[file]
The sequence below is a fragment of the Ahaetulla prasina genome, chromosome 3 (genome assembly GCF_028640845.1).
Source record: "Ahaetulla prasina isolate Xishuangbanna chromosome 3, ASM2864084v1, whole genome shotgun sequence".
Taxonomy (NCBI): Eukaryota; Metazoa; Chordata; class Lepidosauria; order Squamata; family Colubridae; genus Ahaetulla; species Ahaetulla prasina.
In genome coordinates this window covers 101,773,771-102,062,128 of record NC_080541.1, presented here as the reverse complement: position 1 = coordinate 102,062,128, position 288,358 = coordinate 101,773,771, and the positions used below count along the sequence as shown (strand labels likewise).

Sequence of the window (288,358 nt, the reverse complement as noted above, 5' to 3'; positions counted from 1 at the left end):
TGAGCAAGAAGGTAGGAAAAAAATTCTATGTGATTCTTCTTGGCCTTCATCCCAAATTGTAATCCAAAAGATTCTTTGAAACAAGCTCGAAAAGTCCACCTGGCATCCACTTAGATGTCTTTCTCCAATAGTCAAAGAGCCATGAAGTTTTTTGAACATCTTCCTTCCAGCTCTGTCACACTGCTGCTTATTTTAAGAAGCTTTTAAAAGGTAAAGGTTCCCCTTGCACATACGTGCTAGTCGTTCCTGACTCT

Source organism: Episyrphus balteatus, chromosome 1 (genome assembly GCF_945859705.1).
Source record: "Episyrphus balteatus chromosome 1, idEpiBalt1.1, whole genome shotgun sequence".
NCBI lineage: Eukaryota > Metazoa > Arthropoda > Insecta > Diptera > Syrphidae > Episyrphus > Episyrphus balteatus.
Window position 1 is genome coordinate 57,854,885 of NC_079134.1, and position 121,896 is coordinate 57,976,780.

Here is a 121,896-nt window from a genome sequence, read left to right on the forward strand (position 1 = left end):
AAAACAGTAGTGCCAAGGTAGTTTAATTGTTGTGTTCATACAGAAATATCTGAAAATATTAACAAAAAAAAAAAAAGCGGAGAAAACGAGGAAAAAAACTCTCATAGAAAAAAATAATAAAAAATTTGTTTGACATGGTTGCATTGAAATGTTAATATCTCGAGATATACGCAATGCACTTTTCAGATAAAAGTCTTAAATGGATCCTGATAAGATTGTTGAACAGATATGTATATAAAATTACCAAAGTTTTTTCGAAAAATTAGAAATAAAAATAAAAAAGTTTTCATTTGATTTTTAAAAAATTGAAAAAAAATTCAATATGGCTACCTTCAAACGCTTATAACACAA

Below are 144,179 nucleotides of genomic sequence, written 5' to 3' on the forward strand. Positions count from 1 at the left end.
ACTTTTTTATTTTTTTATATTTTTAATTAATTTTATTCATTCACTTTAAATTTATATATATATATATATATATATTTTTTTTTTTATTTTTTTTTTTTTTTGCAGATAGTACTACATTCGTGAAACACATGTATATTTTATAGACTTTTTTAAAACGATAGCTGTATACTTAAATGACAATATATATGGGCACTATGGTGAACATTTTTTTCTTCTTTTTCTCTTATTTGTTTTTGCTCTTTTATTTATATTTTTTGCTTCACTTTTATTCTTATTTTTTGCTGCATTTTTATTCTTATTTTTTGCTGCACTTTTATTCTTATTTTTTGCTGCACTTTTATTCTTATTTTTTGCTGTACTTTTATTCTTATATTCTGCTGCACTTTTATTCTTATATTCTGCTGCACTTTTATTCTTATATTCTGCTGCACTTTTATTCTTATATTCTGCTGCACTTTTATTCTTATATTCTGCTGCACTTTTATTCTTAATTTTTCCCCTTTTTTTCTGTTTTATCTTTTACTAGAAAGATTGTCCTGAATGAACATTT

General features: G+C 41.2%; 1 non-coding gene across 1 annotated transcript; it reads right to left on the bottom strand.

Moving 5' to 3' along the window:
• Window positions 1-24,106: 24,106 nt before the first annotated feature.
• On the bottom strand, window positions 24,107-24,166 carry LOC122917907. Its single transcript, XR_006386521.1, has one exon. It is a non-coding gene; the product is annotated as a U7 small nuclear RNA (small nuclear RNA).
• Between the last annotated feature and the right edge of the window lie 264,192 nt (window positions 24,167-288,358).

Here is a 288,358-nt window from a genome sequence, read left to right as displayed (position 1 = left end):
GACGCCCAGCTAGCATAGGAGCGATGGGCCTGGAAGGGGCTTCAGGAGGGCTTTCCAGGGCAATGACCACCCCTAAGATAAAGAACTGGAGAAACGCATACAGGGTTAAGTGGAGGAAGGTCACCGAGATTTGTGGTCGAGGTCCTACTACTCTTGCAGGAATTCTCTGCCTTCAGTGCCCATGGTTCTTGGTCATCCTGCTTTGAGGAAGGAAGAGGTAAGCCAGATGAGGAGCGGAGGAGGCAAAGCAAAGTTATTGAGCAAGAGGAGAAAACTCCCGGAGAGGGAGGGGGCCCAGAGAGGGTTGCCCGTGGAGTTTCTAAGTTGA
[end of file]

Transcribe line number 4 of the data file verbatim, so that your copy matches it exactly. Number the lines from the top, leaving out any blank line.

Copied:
In genome coordinates this window covers 101,773,771-102,062,128 of record NC_080541.1, presented here as the reverse complement: position 1 = coordinate 102,062,128, position 288,358 = coordinate 101,773,771, and the positions used below count along the sequence as shown (strand labels likewise).